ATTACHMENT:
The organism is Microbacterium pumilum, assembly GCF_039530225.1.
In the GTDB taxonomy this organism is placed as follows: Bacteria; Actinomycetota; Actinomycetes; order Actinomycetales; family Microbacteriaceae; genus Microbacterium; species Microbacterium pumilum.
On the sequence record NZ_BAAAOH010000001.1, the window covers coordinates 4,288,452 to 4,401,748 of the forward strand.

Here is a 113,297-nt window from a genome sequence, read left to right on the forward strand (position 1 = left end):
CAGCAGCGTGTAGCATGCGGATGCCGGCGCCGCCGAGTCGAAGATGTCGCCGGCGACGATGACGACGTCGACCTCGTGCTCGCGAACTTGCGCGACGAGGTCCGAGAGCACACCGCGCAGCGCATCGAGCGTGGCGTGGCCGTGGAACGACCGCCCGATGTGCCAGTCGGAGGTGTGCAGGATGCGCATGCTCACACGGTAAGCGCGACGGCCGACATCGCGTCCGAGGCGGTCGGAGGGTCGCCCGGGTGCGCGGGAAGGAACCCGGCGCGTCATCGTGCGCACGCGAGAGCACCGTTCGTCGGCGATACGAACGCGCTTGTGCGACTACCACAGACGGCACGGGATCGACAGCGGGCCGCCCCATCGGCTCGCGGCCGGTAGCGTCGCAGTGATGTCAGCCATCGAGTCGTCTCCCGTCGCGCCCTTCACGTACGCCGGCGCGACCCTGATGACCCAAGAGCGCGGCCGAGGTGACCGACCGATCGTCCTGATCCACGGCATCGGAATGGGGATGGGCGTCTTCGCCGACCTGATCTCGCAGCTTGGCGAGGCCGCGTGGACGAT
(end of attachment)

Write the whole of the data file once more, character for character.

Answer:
The organism is Microbacterium pumilum, assembly GCF_039530225.1.
In the GTDB taxonomy this organism is placed as follows: Bacteria; Actinomycetota; Actinomycetes; order Actinomycetales; family Microbacteriaceae; genus Microbacterium; species Microbacterium pumilum.
On the sequence record NZ_BAAAOH010000001.1, the window covers coordinates 4,288,452 to 4,401,748 of the forward strand.

Here is a 113,297-nt window from a genome sequence, read left to right on the forward strand (position 1 = left end):
CAGCAGCGTGTAGCATGCGGATGCCGGCGCCGCCGAGTCGAAGATGTCGCCGGCGACGATGACGACGTCGACCTCGTGCTCGCGAACTTGCGCGACGAGGTCCGAGAGCACACCGCGCAGCGCATCGAGCGTGGCGTGGCCGTGGAACGACCGCCCGATGTGCCAGTCGGAGGTGTGCAGGATGCGCATGCTCACACGGTAAGCGCGACGGCCGACATCGCGTCCGAGGCGGTCGGAGGGTCGCCCGGGTGCGCGGGAAGGAACCCGGCGCGTCATCGTGCGCACGCGAGAGCACCGTTCGTCGGCGATACGAACGCGCTTGTGCGACTACCACAGACGGCACGGGATCGACAGCGGGCCGCCCCATCGGCTCGCGGCCGGTAGCGTCGCAGTGATGTCAGCCATCGAGTCGTCTCCCGTCGCGCCCTTCACGTACGCCGGCGCGACCCTGATGACCCAAGAGCGCGGCCGAGGTGACCGACCGATCGTCCTGATCCACGGCATCGGAATGGGGATGGGCGTCTTCGCCGACCTGATCTCGCAGCTTGGCGAGGCCGCGTGGACGAT